• Bloating
  • Abdominal pain
  • Weight loss
  • Fatigue
  • Anemia 
I feel like one of the main aims of this post is to raise awareness of the disease. Whilst my mum knew something was wrong and took me to the doctors, they quickly dismissed anything was wrong and instead blamed it on the vegetarian diet I had been brought up on (I was vegetarian from birth). Obviously this was quite upsetting for my mum as she was always very wary and conscious to give me a well-balanced diet. Further down the line, my symptoms prevailed and my mum decided to get a second opinion. After having my blood tests analysed they came back inconclusive which meant having an biopsy via endoscopy. As a child patient the endoscopy was really easy. I was asleep when they did it and it was basically a breeze until the nurses offered me toast after i'd woken up again... oh the irony. Many years later I had an endoscopy for another condition I have without being put to sleep and just under a local anesthetic, so I can say I've lived to tell the tale both asleep and awake. Whilst this wasn't the most pleasant experience, it was okay. I feel this part is really important- whilst times have changed and doctors are much more wary about coeliac disease, if you believe there is something not right, please keep seeking help until you are satisfied.

Lifestyle Change
After confirming I had coeliac disease, I have ever since been on a gluten-free diet. Whilst it was a struggle at first finding out what I could and couldn't eat, bearing in mind i'm also a vegetarian, it has become something of a second nature to me. There are so many hidden ingredients that contain gluten in processed foods that the easiest way to keep gluten-free is to eat clean and healthy.

The worst thing really is the dismissive approach many people have to it. Firstly this is not an intolerance, it is a autoimmune disease. And yes, it does matter that the recipe has 'only a few drops of soy sauce in'. Some studies have shown that 1/145th of a slice of bread can seriously affect a coeliac. Same goes for cross-contamination. The media have really latched onto the gluten-free fad for people trying to lose weight or who have a slight intolerance, and this has proved a big problem as people lack an understanding of what being gluten-free entails for coeliacs- it means 100% eliminating gluten. And what it means when someone eats gluten can be completely detrimental to both their physical and mental health for a prolonged period of time. I noticed my anxiety and fatigue were significantly increased if my diet came into contact with gluten, and i felt generally unwell for a prolonged period of time. And this is just me- some people have it a hell of a lot worse.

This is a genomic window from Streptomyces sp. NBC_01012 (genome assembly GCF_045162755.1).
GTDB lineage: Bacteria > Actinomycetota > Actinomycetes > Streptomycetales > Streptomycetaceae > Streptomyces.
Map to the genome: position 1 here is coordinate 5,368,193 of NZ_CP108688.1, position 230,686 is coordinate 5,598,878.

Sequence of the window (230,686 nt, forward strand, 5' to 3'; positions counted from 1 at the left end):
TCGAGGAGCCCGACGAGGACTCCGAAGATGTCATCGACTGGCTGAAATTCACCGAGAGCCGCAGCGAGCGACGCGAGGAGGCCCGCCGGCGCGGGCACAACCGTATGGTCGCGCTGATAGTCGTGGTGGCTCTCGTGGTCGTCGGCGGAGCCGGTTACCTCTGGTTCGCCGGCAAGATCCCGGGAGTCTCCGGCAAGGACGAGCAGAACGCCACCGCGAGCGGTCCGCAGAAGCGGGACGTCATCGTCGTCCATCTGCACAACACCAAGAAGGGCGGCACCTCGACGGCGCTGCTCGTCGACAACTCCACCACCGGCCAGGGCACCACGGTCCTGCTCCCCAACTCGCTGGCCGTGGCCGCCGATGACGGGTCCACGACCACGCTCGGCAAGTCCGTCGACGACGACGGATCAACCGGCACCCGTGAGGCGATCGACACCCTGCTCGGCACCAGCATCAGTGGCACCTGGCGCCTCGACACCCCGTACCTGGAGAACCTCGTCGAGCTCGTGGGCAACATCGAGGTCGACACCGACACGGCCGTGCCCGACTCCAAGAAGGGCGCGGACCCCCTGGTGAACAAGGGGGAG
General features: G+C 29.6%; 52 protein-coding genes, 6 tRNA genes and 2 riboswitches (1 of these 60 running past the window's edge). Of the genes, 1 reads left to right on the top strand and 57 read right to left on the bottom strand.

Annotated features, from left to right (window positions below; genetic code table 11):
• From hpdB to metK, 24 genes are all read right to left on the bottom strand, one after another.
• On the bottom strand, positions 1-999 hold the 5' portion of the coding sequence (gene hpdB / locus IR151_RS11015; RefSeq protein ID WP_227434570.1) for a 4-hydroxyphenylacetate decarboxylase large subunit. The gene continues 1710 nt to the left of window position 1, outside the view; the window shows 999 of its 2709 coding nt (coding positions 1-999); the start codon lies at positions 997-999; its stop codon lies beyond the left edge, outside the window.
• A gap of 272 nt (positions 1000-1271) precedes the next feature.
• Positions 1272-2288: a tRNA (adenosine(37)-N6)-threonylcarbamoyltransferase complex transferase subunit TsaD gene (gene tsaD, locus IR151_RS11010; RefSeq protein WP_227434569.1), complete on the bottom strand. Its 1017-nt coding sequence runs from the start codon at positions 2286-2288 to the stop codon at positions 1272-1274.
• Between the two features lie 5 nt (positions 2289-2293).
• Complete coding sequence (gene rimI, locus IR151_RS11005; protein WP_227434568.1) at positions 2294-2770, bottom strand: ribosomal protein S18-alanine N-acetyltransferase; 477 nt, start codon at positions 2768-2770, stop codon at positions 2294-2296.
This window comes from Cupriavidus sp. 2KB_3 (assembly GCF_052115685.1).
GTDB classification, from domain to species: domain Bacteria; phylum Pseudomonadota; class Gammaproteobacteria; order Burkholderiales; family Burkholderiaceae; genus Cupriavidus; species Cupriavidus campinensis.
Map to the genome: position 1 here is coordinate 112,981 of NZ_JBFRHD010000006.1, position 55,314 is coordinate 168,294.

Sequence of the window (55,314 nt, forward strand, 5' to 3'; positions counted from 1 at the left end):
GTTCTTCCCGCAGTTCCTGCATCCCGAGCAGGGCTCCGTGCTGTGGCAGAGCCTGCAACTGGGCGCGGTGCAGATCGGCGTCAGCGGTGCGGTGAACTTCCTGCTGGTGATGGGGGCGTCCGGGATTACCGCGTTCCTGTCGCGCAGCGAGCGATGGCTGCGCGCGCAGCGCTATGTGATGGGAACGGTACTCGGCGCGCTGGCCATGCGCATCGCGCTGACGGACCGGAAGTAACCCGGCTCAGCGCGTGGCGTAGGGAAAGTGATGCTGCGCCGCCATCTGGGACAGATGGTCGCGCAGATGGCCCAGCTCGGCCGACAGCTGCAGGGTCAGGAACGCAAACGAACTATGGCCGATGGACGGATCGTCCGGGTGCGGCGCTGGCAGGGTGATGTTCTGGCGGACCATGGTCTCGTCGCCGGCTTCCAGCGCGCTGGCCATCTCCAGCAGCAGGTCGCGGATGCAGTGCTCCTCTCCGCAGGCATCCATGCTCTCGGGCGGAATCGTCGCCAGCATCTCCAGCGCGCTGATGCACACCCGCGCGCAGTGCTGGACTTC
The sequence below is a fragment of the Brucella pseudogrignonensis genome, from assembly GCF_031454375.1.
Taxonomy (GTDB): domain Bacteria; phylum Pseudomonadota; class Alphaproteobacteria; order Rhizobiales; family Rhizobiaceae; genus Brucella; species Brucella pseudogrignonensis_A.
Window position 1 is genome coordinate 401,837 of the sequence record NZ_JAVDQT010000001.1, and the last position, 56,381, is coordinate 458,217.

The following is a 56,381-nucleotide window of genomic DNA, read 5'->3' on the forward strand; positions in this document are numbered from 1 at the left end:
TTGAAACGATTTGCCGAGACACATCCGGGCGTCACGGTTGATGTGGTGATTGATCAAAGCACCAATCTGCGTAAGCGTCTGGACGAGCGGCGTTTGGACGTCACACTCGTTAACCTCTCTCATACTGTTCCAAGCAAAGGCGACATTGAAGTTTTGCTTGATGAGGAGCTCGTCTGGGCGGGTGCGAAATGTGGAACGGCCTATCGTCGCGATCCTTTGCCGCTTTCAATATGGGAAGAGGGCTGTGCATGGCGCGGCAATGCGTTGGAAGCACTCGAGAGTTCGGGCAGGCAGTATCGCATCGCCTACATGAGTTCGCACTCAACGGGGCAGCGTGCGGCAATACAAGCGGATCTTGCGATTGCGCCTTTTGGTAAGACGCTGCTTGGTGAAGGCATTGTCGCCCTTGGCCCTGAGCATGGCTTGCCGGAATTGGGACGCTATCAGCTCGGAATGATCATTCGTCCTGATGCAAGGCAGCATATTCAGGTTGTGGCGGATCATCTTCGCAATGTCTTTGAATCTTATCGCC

The unwanted attention is also an annoyance. To be honest, I've learnt to just be self-sufficient in being able to provide food for myself at dinner parties or to just stick to plain old salads when i go out to eat. When friends or family say "well where can YOU eat?", it makes me feel like a complete spanner. I'd quite frankly order a bowl of vegetables whilst everyone was tucking into pizza than have this question thrown at me every time we go out to eat. I dislike attention at the best of times!

I had coeliac disease before it became a trend
Gluten Free Food
I’m actually not a huge fan of the gluten-free food you can buy in supermarkets. The same goes for vegetarian versions of meat. They're often very processed and have a lot of preservatives in (whilst also costing an arm and a leg) which is such a shame. I’m planning on writing a post on my favourite gluten-free foods you can buy, but I mainly stick with basic things like pasta, and flours to make pizza bases etc. Pasta is probably one of the few things that I don’t mind buying from the gluten free section as it's not too expensive and it's useful when i need a quick meal. Generally though I prefer to stick with naturally gluten free food, or just stick with vegetable alternatives. One thing I am looking forward to getting though is the Udi's Mince Pies, they are amazing!